It PAYS to shop around.
Many Canadian homeowners pay too much for their homes because they are not getting the best mortgage financing available in the market.
The mortgage process can be intimidating for homeowners, and some financial institutions don't make the process any easier.
But I’m here to help!
I’m a VERICO Mortgage Broker Advisor and I’m an independent, unbiased, expert, here to help you move into a home you love.
I have access to mortgage products from over forty lenders at my fingertips and I work with you to determine the best product that will fit your immediate financial needs and future goals.
VERICO mortgage specialists are Canada’s Trusted Experts who will be with you through the life of your mortgage.
I save you money by sourcing the best products at the best rates – not only on your first mortgage but through every subsequent renewal. So whether you're buying a home, renewing your mortgage, refinancing, renovating, investing, or consolidating your debts — I’m the VERICO Mortgage Broker Advisor who can help you get the right financing, from the right lender, at the right rate.
Give Comfort Food a Makeover
(NC) As temperatures drop, the urge to indulge in hearty classics takes over. Whether its soup, stew, or mac n cheese, you can satisfy your familys comfort cravings with delicious alternatives to old school favourites.
Swap ingredients and add seasonal vegetables to give classic dishes a makeover. Simple changes such as using sweet potatoes instead of regular spuds add more nutrients to your meals. Pastas like Barilla Protein PLUS add an array of benefits including 14 grams of high quality protein from chickpeas, lentils and egg whites.
Give this Barilla Bacon and Brussels Sprouts Penne recipe a try and share your favourite comfort food makeovers with us!
Barilla Bacon and Brussels Sprouts Penne
1 box Barilla Protein PLUS Penne
2 pounds Brussels sprouts
8 slices raw bacon
4 cloves garlic, minced
1/4 cup shallots, thinly sliced
1 tablespoon olive oil
1 cup chicken broth, low-sodium preferred
1/4 cup pecans, roasted and chopped
1/4 cup Parmesan cheese, grated
Cook pasta according to the package instructions. Preheat oven to 350F. In a pot of boiling water, blanch Brussels sprouts for 5 minutes; place drained Brussels sprouts on baking pan in fridge to cool. Once cooled, cut sprouts in half. In an oven-safe skillet, cook bacon until crisp, remove and crumble; pour off all but 1 tablespoon of bacon fat. Add garlic and shallots to skillet and saut until soft. To same skillet add olive oil and Brussels sprouts; bake in a 350F oven for 10 minutes until caramelized. Remove from oven and add chicken stock; over medium heat, stir well and heat through. Add pasta, bacon and pecans, mixing well. Sprinkle with Parmesan cheese before serving.
Have mortgage questions? Im here to help you!
Please feel free to contact me with any questions you may have. It would be a pleasure to assist you or any one of your friends or family members!
Minister Morneau announces new benchmark rate for qualifying insured mortgages
For many Canadians, their home is the most important investment they will make in their lifetime. That is why the Government of Canada has introduced measures to help more Canadians achieve their housing needs while also taking measured actions to contain risks in the housing market. A stable and healthy housing market is part of a strong economy, which is vital to building and supporting a strong middle class.
Today, Minister of Finance, Bill Morneau, announced changes to the benchmark rate used to determine the minimum qualifying rate for insured mortgages, also known as the stress test. These changes will come into effect on April 6, 2020. The new benchmark rate will be the weekly median 5-year fixed insured mortgage rate from mortgage insurance applications, plus 2%.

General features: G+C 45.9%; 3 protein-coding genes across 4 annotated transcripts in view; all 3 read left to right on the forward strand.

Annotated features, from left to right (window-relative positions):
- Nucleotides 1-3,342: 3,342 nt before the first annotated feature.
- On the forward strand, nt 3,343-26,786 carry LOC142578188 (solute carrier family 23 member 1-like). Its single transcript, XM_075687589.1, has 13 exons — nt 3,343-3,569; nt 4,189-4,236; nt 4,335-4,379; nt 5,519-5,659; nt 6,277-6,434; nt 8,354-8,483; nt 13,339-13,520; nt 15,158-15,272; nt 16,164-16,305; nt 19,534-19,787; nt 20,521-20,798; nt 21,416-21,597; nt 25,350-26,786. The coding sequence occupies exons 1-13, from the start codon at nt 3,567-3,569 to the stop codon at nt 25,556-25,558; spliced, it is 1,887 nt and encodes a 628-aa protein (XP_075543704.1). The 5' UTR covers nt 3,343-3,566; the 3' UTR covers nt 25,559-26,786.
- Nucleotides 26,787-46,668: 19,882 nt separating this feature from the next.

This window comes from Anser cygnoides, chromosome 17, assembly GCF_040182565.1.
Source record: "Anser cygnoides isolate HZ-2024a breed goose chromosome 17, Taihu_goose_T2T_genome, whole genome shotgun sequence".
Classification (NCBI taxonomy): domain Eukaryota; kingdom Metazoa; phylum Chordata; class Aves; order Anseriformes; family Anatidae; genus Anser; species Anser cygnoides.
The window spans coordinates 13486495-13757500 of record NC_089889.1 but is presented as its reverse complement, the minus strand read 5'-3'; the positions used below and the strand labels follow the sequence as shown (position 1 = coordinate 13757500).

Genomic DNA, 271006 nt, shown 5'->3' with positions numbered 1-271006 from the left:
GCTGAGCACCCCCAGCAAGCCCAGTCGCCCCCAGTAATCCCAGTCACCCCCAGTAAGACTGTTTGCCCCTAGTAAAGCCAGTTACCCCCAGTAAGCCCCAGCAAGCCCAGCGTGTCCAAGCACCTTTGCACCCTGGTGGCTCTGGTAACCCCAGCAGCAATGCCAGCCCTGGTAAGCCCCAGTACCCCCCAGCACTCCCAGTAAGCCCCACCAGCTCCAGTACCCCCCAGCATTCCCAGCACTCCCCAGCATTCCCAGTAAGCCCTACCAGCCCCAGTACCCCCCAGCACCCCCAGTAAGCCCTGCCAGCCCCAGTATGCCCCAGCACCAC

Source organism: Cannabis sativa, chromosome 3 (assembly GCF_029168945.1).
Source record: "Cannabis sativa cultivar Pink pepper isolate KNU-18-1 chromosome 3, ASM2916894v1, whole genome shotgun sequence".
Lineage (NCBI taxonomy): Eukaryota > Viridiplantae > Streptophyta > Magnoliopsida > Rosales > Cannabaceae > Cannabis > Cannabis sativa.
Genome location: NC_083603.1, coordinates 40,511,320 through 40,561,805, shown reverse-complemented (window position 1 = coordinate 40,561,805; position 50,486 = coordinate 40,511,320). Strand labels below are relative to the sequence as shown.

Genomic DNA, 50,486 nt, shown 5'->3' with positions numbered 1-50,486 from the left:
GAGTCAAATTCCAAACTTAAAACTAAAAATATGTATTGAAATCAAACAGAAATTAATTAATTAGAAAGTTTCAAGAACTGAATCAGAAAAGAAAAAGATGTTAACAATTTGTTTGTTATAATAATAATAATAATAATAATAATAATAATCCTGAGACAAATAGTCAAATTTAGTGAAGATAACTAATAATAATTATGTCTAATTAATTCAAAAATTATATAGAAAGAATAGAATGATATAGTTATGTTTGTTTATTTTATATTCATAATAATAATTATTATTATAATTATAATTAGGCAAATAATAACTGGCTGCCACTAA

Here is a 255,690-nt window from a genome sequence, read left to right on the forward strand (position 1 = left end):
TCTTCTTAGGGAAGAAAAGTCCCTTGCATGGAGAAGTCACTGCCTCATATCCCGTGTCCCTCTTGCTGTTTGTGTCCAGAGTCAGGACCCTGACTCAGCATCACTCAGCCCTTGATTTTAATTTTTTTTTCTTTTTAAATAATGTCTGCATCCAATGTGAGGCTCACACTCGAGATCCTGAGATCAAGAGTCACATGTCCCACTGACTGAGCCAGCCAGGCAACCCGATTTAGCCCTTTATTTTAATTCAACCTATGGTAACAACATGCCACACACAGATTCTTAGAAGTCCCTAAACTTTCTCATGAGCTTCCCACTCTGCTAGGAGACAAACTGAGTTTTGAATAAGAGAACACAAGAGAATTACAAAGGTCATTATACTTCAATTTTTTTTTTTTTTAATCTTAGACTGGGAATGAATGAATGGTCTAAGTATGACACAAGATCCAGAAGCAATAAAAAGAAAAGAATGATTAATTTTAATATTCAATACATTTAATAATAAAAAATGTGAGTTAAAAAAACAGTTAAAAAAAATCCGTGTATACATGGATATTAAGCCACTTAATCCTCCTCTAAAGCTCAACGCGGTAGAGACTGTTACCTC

This follows a recent review by federal financial agencies which concluded that the minimum qualifying rate should be more dynamic to better reflect the evolution of market conditions. Overall, the review concluded that mortgage standards are working to ensure that home buyers are able to afford their homes even if interest rates rise, incomes change, or families are faced with unforeseen expenses. This adjustment to the stress test will allow it to be more representative of the mortgage rates offered by lenders and more responsive to market conditions.
The Office of the Superintendent of Financial Institutions (OSFI) also announced today that it is considering the same new benchmark rate to determine the minimum qualifying rate for uninsured mortgages. OSFI is seeking input from interested stakeholders on this proposal before March 17, 2020.
The Contagion of Fear
Fears of a possible coronavirus pandemic are sweeping the world. Markets are jittery with little hard data to go on.
With the first case now reported in Canada, many are recalling the 2003 SARS where Canada was one of the epicenters. Arguably the biggest (economic) lesson from that experience is that fear is the biggest risk to the outlook.
The impact of the SARS pandemic on the Canadian economy is difficult to estimate, confounded as it was by the slowing US economy, the invasion of Iraq and other events, but the Bank of Canada estimated -0.6ppt hit to annualized growth in Q2-2003, or just over 0.1% on the level of GDP.
While it is premature to predict the path of todays coronavirus outbreak, we estimate that a SARS-equivalent pandemic today could have a similar impact on the Canadian economy with an estimated hit of just over 0.1% on the level of GDP by mid-2020, at which point a pandemic should be contained. This estimate is subject to a significant degree of uncertainty with risks skewed to a potentially larger impact.
The effect should not be significant enough to trigger a broader economic malaise, but could this finally push Governor Poloz over the line to proactively stimulate the economy in his next rate call?